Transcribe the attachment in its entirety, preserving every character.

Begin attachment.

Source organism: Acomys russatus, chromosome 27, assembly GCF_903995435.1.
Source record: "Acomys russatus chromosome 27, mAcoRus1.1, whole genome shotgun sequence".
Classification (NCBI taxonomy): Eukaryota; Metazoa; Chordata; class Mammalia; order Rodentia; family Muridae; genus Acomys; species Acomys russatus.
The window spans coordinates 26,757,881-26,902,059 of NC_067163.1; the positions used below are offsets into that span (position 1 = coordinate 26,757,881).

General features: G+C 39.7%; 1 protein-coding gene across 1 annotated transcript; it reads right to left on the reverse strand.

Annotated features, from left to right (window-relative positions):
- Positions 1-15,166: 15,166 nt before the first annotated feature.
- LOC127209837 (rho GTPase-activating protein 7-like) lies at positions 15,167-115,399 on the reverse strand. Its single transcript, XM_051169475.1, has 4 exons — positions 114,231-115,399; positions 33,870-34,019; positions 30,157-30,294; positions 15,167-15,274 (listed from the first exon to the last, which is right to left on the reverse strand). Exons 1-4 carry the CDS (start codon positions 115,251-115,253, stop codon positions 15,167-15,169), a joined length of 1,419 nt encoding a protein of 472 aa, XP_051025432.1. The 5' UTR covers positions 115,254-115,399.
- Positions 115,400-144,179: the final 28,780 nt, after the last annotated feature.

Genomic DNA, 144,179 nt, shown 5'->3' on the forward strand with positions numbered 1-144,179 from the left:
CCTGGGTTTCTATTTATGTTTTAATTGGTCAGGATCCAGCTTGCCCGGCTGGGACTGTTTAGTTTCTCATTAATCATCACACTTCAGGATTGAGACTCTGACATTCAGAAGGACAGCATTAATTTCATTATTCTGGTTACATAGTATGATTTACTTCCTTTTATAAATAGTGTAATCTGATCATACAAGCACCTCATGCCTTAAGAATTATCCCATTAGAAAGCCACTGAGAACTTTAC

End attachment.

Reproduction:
Source organism: Acomys russatus, chromosome 27, assembly GCF_903995435.1.
Source record: "Acomys russatus chromosome 27, mAcoRus1.1, whole genome shotgun sequence".
Classification (NCBI taxonomy): Eukaryota; Metazoa; Chordata; class Mammalia; order Rodentia; family Muridae; genus Acomys; species Acomys russatus.
The window spans coordinates 26,757,881-26,902,059 of NC_067163.1; the positions used below are offsets into that span (position 1 = coordinate 26,757,881).

General features: G+C 39.7%; 1 protein-coding gene across 1 annotated transcript; it reads right to left on the reverse strand.

Annotated features, from left to right (window-relative positions):
- Positions 1-15,166: 15,166 nt before the first annotated feature.
- LOC127209837 (rho GTPase-activating protein 7-like) lies at positions 15,167-115,399 on the reverse strand. Its single transcript, XM_051169475.1, has 4 exons — positions 114,231-115,399; positions 33,870-34,019; positions 30,157-30,294; positions 15,167-15,274 (listed from the first exon to the last, which is right to left on the reverse strand). Exons 1-4 carry the CDS (start codon positions 115,251-115,253, stop codon positions 15,167-15,169), a joined length of 1,419 nt encoding a protein of 472 aa, XP_051025432.1. The 5' UTR covers positions 115,254-115,399.
- Positions 115,400-144,179: the final 28,780 nt, after the last annotated feature.

Genomic DNA, 144,179 nt, shown 5'->3' on the forward strand with positions numbered 1-144,179 from the left:
CCTGGGTTTCTATTTATGTTTTAATTGGTCAGGATCCAGCTTGCCCGGCTGGGACTGTTTAGTTTCTCATTAATCATCACACTTCAGGATTGAGACTCTGACATTCAGAAGGACAGCATTAATTTCATTATTCTGGTTACATAGTATGATTTACTTCCTTTTATAAATAGTGTAATCTGATCATACAAGCACCTCATGCCTTAAGAATTATCCCATTAGAAAGCCACTGAGAACTTTAC